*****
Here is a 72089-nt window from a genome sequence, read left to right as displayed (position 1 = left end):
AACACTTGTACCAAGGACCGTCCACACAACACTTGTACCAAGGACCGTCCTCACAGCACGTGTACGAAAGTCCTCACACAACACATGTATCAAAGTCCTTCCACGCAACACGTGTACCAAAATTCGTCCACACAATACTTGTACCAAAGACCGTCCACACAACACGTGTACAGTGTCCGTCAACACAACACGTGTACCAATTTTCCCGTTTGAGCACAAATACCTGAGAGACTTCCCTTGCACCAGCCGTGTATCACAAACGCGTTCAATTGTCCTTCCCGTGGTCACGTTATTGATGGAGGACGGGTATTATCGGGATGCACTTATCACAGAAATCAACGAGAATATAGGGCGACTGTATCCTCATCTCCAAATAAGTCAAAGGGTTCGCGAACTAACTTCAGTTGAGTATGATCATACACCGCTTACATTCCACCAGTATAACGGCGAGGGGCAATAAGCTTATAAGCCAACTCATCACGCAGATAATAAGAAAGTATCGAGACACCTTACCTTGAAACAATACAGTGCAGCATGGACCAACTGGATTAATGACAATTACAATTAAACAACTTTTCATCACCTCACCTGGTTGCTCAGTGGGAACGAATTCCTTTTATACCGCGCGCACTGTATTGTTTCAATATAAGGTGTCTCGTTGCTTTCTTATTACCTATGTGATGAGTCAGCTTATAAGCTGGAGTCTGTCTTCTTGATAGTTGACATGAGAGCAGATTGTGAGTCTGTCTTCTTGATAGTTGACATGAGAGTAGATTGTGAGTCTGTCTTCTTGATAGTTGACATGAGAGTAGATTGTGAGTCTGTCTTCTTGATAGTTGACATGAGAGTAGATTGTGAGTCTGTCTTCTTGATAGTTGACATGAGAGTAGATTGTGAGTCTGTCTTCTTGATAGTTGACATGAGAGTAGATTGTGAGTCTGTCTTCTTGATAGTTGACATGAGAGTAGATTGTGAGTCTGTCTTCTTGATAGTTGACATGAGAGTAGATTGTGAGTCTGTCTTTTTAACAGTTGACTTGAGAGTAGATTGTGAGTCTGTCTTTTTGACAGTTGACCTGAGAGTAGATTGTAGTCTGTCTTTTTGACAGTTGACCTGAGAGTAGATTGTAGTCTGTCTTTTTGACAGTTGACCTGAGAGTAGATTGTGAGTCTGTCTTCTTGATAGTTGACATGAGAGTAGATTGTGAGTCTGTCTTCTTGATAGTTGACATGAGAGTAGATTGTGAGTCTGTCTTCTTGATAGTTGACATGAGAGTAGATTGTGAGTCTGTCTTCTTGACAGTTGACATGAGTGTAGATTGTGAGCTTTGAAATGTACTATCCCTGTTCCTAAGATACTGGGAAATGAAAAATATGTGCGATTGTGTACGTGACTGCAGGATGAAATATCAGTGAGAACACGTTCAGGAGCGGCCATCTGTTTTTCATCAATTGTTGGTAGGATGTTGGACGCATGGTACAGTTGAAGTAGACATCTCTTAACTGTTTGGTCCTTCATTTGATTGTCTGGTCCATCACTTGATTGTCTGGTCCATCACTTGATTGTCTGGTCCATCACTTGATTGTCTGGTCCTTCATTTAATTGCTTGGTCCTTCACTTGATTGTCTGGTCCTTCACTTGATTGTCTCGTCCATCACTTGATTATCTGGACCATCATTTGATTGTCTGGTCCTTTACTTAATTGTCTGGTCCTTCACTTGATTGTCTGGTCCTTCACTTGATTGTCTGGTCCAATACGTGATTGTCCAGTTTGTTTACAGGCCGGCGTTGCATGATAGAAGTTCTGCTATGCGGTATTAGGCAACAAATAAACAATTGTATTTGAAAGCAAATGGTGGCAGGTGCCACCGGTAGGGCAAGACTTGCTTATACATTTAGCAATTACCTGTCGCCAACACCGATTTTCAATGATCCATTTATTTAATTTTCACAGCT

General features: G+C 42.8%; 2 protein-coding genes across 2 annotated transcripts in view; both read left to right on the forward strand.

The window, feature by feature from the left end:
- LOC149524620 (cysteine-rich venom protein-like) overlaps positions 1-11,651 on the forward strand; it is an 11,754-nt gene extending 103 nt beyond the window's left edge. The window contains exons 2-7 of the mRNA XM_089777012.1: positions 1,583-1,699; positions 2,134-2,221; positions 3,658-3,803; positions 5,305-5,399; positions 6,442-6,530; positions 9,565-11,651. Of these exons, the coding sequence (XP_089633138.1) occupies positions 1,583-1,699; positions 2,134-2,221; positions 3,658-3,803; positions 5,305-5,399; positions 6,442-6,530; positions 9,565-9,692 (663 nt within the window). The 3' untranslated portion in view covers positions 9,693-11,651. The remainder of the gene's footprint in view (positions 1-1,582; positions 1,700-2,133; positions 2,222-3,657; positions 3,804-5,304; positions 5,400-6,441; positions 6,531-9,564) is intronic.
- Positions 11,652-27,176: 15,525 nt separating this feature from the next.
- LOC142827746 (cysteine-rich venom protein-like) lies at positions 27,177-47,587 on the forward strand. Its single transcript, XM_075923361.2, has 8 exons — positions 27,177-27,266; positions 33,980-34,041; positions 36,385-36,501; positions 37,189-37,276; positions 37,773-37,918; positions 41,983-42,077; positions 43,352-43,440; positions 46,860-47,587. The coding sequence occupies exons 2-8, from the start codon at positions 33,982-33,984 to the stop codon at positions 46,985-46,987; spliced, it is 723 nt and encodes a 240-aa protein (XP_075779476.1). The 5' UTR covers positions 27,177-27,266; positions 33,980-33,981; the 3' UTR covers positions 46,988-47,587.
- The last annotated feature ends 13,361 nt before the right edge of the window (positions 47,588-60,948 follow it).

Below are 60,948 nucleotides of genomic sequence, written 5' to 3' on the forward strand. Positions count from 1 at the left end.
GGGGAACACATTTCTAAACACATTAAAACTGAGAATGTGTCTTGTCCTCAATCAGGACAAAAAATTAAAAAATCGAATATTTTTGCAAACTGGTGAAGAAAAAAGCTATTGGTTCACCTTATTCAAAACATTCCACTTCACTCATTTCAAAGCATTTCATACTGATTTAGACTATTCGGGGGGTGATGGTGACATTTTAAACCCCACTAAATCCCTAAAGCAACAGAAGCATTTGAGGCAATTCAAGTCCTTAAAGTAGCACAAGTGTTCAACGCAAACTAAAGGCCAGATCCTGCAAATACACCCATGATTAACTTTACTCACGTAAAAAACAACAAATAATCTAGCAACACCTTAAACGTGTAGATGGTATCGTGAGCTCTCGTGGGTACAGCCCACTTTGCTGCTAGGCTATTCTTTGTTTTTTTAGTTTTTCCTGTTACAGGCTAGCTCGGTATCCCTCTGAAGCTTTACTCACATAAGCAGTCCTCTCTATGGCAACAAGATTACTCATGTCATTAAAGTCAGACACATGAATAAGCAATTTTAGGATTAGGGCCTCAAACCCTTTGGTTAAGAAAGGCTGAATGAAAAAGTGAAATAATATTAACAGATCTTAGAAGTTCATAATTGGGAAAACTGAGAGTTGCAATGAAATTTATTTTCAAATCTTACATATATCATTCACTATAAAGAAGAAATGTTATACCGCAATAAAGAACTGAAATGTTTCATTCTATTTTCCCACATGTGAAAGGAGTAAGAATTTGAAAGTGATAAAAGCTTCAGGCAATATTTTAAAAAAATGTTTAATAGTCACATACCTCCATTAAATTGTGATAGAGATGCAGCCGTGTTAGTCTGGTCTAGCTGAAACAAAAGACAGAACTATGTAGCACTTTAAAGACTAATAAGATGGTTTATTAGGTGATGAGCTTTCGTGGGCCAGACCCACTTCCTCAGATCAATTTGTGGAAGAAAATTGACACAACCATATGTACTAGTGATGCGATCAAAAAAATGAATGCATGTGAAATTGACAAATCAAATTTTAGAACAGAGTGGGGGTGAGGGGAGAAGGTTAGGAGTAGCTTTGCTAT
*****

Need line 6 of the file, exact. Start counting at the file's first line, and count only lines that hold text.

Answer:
- Positions 11,652-27,176: 15,525 nt separating this feature from the next.